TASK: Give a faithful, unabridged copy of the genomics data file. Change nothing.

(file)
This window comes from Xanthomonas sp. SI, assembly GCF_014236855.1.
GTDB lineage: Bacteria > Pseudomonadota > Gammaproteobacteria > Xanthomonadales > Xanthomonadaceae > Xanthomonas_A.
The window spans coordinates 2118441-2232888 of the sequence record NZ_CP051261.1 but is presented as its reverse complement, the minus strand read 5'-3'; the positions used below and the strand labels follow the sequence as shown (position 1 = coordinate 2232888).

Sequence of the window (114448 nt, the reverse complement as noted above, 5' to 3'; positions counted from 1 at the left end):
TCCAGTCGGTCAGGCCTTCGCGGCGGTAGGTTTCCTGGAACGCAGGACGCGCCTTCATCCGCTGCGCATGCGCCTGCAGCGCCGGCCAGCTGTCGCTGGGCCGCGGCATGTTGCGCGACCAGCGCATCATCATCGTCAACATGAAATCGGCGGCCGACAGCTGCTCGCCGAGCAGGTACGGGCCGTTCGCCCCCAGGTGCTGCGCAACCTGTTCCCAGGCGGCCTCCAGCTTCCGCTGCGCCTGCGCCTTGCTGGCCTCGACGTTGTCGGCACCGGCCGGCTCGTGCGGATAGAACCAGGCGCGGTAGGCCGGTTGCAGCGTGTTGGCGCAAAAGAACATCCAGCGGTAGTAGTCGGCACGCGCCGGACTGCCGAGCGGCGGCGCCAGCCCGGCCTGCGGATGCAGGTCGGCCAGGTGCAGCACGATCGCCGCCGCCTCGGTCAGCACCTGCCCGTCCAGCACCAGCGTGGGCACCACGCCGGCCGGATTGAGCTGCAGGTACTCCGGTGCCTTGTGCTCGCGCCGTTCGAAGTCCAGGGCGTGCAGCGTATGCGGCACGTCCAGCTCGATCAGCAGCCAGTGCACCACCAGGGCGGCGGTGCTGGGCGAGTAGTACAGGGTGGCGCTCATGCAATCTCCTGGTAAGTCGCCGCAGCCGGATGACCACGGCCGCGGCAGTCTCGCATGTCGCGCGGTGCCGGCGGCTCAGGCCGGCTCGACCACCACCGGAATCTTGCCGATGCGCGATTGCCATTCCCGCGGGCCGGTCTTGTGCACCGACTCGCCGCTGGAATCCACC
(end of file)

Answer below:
This window comes from Xanthomonas sp. SI, assembly GCF_014236855.1.
GTDB lineage: Bacteria > Pseudomonadota > Gammaproteobacteria > Xanthomonadales > Xanthomonadaceae > Xanthomonas_A.
The window spans coordinates 2118441-2232888 of the sequence record NZ_CP051261.1 but is presented as its reverse complement, the minus strand read 5'-3'; the positions used below and the strand labels follow the sequence as shown (position 1 = coordinate 2232888).

Sequence of the window (114448 nt, the reverse complement as noted above, 5' to 3'; positions counted from 1 at the left end):
TCCAGTCGGTCAGGCCTTCGCGGCGGTAGGTTTCCTGGAACGCAGGACGCGCCTTCATCCGCTGCGCATGCGCCTGCAGCGCCGGCCAGCTGTCGCTGGGCCGCGGCATGTTGCGCGACCAGCGCATCATCATCGTCAACATGAAATCGGCGGCCGACAGCTGCTCGCCGAGCAGGTACGGGCCGTTCGCCCCCAGGTGCTGCGCAACCTGTTCCCAGGCGGCCTCCAGCTTCCGCTGCGCCTGCGCCTTGCTGGCCTCGACGTTGTCGGCACCGGCCGGCTCGTGCGGATAGAACCAGGCGCGGTAGGCCGGTTGCAGCGTGTTGGCGCAAAAGAACATCCAGCGGTAGTAGTCGGCACGCGCCGGACTGCCGAGCGGCGGCGCCAGCCCGGCCTGCGGATGCAGGTCGGCCAGGTGCAGCACGATCGCCGCCGCCTCGGTCAGCACCTGCCCGTCCAGCACCAGCGTGGGCACCACGCCGGCCGGATTGAGCTGCAGGTACTCCGGTGCCTTGTGCTCGCGCCGTTCGAAGTCCAGGGCGTGCAGCGTATGCGGCACGTCCAGCTCGATCAGCAGCCAGTGCACCACCAGGGCGGCGGTGCTGGGCGAGTAGTACAGGGTGGCGCTCATGCAATCTCCTGGTAAGTCGCCGCAGCCGGATGACCACGGCCGCGGCAGTCTCGCATGTCGCGCGGTGCCGGCGGCTCAGGCCGGCTCGACCACCACCGGAATCTTGCCGATGCGCGATTGCCATTCCCGCGGGCCGGTCTTGTGCACCGACTCGCCGCTGGAATCCACC